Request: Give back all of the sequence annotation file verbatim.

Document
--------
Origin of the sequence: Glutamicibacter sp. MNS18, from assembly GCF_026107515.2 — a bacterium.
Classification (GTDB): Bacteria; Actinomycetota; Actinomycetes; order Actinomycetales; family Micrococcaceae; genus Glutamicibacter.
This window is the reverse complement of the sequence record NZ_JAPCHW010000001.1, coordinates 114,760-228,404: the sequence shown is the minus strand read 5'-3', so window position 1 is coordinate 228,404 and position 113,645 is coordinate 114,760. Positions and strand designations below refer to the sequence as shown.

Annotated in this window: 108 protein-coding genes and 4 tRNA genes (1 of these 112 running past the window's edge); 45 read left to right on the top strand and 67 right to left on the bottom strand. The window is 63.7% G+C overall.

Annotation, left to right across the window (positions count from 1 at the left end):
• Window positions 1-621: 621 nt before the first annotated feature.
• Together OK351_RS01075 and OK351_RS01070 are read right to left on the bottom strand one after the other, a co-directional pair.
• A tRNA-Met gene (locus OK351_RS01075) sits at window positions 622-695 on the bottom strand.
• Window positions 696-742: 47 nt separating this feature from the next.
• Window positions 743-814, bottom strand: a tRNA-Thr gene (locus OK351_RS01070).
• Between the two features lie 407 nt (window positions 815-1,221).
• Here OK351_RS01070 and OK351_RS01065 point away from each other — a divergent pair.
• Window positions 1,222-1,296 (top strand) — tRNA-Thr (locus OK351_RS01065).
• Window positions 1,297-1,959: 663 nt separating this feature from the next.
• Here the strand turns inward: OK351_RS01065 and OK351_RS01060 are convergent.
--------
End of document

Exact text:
Origin of the sequence: Glutamicibacter sp. MNS18, from assembly GCF_026107515.2 — a bacterium.
Classification (GTDB): Bacteria; Actinomycetota; Actinomycetes; order Actinomycetales; family Micrococcaceae; genus Glutamicibacter.
This window is the reverse complement of the sequence record NZ_JAPCHW010000001.1, coordinates 114,760-228,404: the sequence shown is the minus strand read 5'-3', so window position 1 is coordinate 228,404 and position 113,645 is coordinate 114,760. Positions and strand designations below refer to the sequence as shown.

Annotated in this window: 108 protein-coding genes and 4 tRNA genes (1 of these 112 running past the window's edge); 45 read left to right on the top strand and 67 right to left on the bottom strand. The window is 63.7% G+C overall.

Annotation, left to right across the window (positions count from 1 at the left end):
• Window positions 1-621: 621 nt before the first annotated feature.
• Together OK351_RS01075 and OK351_RS01070 are read right to left on the bottom strand one after the other, a co-directional pair.
• A tRNA-Met gene (locus OK351_RS01075) sits at window positions 622-695 on the bottom strand.
• Window positions 696-742: 47 nt separating this feature from the next.
• Window positions 743-814, bottom strand: a tRNA-Thr gene (locus OK351_RS01070).
• Between the two features lie 407 nt (window positions 815-1,221).
• Here OK351_RS01070 and OK351_RS01065 point away from each other — a divergent pair.
• Window positions 1,222-1,296 (top strand) — tRNA-Thr (locus OK351_RS01065).
• Window positions 1,297-1,959: 663 nt separating this feature from the next.
• Here the strand turns inward: OK351_RS01065 and OK351_RS01060 are convergent.